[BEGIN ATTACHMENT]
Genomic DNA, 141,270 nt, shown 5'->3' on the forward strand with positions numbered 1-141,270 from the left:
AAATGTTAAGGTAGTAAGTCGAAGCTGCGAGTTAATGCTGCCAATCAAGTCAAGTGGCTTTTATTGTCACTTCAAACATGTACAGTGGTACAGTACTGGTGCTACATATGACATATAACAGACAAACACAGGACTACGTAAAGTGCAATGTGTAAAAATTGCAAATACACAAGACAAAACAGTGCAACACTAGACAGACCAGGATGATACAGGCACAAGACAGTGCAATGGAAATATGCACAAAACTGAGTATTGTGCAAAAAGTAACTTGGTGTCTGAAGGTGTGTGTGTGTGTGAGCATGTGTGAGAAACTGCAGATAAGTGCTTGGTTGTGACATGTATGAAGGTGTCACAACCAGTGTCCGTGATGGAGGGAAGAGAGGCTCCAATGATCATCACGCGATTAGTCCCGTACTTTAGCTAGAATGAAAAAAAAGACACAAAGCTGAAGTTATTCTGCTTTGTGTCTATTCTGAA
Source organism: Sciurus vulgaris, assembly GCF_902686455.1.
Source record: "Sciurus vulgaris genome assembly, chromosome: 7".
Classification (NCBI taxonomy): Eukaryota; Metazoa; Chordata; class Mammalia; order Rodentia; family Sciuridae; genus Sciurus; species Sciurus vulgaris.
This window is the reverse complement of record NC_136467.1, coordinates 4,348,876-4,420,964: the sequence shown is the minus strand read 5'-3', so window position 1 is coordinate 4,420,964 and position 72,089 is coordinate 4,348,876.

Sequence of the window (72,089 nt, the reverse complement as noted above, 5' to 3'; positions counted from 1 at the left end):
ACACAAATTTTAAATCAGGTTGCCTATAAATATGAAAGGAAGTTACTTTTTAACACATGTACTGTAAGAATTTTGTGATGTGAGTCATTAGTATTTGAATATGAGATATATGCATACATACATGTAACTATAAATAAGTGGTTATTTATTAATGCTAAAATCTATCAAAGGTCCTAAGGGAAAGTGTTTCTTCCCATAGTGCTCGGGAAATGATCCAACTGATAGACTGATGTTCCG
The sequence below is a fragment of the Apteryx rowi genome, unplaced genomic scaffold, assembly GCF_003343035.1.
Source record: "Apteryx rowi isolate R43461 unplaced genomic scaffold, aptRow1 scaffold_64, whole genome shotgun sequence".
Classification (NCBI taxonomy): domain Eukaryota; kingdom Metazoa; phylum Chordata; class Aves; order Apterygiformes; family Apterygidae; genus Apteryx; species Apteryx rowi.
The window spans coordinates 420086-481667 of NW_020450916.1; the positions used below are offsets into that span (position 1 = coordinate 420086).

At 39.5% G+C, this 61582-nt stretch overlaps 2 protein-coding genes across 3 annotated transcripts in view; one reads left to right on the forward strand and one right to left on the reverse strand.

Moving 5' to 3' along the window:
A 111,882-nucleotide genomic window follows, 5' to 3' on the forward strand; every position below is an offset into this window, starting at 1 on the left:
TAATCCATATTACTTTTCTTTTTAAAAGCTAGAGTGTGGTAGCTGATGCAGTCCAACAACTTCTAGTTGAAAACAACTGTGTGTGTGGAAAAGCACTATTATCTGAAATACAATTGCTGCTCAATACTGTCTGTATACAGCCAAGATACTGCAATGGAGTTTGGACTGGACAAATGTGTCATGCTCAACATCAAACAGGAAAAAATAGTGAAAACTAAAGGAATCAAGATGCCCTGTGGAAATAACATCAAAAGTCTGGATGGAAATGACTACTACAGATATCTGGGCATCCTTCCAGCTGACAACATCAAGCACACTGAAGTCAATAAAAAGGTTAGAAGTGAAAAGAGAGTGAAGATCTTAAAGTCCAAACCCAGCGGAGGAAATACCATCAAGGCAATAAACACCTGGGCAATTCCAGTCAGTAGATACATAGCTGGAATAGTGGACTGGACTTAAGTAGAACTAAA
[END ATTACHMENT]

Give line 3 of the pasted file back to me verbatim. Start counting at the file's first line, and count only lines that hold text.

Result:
Source organism: Sciurus vulgaris, assembly GCF_902686455.1.